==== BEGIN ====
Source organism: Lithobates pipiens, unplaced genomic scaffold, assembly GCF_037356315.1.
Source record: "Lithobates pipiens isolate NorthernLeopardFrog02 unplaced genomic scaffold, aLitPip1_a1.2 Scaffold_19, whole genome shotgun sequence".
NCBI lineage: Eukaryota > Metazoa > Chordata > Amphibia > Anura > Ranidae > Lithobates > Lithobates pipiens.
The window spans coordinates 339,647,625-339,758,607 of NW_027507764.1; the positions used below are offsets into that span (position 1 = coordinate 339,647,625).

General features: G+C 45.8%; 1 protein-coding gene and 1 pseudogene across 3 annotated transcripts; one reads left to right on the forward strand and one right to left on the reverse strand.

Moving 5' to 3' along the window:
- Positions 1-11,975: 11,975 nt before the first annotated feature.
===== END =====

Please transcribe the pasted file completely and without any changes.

Source organism: Lithobates pipiens, unplaced genomic scaffold, assembly GCF_037356315.1.
Source record: "Lithobates pipiens isolate NorthernLeopardFrog02 unplaced genomic scaffold, aLitPip1_a1.2 Scaffold_19, whole genome shotgun sequence".
NCBI lineage: Eukaryota > Metazoa > Chordata > Amphibia > Anura > Ranidae > Lithobates > Lithobates pipiens.
The window spans coordinates 339,647,625-339,758,607 of NW_027507764.1; the positions used below are offsets into that span (position 1 = coordinate 339,647,625).

General features: G+C 45.8%; 1 protein-coding gene and 1 pseudogene across 3 annotated transcripts; one reads left to right on the forward strand and one right to left on the reverse strand.

Moving 5' to 3' along the window:
- Positions 1-11,975: 11,975 nt before the first annotated feature.